The Importance of Cup Shape

In a typical discussion of bras and breasts, we hear a lot about cup size. We don’t, however, hear a lot about cup shape, which is just as important in the fit of a bra. A cup that is wide and shallow might be good for someone with breasts that are small relative to their torso, but for those of us with breasts which are large relative to our torso, we need something different.

This is a separate, but related, issue from that of wide/narrow underwires, which I will definitely cover in a post soon, along with some of my discoveries in that vein. The width of the wires has something to do with it, but the shape/cut of the cup is also part of the picture.

I went bra shopping and took pictures of various bras for you to compare shapes. In these pictures are three bras: first, the baseline, my own bra, a Fantasie Savannah. Then we have two bras I tried at the shop: a Primadonna Amazone, and a Panache Andorra. Primadonna does not do half-sizes, but they are known for having larger cups: the Amazone I tried in a 34G, the other two bras are 34GGs. All three bras have the same width of wire, and all three “fit” technically, which is to say that they contained my breasts. I started out in a tight tshirt to get the best idea of fit, but by the time it had been pulled on and off several times it got a little stretched out.

I hope you will forgive the poor quality of the photos: these are phone snaps I took on the spur of the moment.

First, a front view:

From left to right: Fantasie Savannah, PrimaDonna Amazone, and Panache Andorra.

The Fantasie Savannah, on the left, lifts and centers and looks nice. Since my breasts are large but my torso is small, it is inevitable that the return of the breast is a bit wider than my torso on either side. But I think this is kept to a minimum.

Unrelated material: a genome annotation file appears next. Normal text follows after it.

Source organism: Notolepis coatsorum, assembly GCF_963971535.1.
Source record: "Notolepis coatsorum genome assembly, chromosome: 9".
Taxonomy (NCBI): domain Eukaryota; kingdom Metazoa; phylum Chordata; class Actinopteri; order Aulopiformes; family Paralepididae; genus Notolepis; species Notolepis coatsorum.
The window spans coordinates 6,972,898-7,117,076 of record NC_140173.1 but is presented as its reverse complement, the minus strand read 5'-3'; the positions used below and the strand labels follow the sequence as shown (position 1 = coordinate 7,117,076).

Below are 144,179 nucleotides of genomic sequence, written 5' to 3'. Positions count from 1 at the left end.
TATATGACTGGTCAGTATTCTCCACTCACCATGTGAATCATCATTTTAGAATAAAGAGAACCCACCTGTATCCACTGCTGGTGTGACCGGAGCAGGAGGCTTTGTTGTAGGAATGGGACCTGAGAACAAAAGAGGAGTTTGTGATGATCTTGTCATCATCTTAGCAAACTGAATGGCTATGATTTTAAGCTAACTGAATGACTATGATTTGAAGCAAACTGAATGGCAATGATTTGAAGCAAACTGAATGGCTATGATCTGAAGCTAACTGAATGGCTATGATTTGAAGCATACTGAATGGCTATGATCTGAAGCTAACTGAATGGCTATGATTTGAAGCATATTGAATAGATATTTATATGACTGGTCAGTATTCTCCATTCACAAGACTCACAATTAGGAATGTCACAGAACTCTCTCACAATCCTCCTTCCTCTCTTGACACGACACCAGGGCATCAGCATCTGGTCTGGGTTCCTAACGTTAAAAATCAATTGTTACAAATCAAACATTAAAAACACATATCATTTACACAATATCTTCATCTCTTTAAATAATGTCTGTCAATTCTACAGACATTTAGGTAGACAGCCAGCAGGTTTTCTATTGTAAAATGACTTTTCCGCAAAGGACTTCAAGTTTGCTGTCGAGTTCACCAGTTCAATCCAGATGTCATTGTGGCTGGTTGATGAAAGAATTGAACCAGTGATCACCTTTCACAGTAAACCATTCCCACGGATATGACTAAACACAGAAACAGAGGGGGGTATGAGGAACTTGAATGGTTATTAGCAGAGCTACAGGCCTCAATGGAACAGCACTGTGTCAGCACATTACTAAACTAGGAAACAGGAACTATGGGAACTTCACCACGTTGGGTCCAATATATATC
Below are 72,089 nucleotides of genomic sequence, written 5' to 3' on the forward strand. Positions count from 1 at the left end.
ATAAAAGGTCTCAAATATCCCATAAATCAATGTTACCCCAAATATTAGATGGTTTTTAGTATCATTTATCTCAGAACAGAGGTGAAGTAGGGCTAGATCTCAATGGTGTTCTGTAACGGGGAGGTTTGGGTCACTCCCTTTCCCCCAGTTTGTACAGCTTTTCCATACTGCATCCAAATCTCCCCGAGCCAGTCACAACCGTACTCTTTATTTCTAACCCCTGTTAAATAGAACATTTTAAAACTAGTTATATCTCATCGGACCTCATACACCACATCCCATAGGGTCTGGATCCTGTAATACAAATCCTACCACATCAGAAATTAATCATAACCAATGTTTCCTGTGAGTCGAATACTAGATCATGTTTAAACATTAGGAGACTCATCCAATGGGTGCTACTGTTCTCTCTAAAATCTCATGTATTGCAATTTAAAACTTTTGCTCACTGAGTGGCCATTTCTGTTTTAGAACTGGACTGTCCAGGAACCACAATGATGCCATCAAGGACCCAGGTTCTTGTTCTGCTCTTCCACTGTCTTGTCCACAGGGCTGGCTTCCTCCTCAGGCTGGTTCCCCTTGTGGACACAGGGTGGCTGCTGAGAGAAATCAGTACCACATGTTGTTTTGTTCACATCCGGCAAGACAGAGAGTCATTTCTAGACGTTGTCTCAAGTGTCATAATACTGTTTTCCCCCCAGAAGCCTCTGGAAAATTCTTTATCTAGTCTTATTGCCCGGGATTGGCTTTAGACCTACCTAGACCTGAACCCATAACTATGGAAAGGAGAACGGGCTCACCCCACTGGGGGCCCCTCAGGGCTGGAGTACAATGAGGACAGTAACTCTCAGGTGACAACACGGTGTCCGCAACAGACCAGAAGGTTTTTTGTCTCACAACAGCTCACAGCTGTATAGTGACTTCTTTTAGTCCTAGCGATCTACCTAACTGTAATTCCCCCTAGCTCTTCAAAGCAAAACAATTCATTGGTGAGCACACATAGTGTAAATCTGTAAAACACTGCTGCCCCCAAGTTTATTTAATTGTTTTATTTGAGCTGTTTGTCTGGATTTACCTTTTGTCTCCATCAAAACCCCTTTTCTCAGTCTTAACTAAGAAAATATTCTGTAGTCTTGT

I think you can see the same thing in the Panache Andorra, on the right. Again, my breasts are centered, maybe even a little more so than with the Savannah. The support is great.

The problem, as you can see, is with the Amazone, in the center. My breasts are much less centered, and you can see that the profile is wider than in the other two bras. This is because this bra has a very shallow cut, and my breasts are being flattened out.

Here’s a side view:

From left to right: Fantasie Savannah, PrimaDonna Amazone, and Panache Andorra.

This photo makes the problem apparent. On the left, in the Savannah, you see a relatively natural shape with good projection. (The Savannah, by the way, is one of those seamed bras so often described as “pointy”. A perfect hemisphere, it is not, but it is certainly not, in my opinion, pointed. Ha.) On the right, in the Andorra, you can again see a natural silhouette, only a tiny bit rounder than the Savannah. The lift is higher, but recall that this is a brand new bra, whereas the Savannah is broken in. The projection is still good. In the center, we have the PrimaDonna Amazone, and you can see clearly how much reduced is the projection. My breasts appear flatter. The volume is desperate to go somewhere; it is going out and up, making my entire torso look larger. (And no, it is not too small: there was no spillage anywhere, and a larger size would have been too wide.)

I made this post just to highlight some of the ways that different bras are different, and how they will fit different people. The SA kept telling me that the Amazone bra was a great fit, but I could see the width and took the photos to have a definite comparison.

Things like width, projection, lift, compression, etc, are all things to look at when evaluating a bra’s fit. Even if the cups “fit” by all the usual standards of complete enclosure, no spillage, no falling, etc, it might not be the best fit for you. It is really worth looking for a good fit!

One thought on “The Importance of Cup Shape

  1. Pingback: Bra Review: Fantasie Savannah 2152 | My Curves

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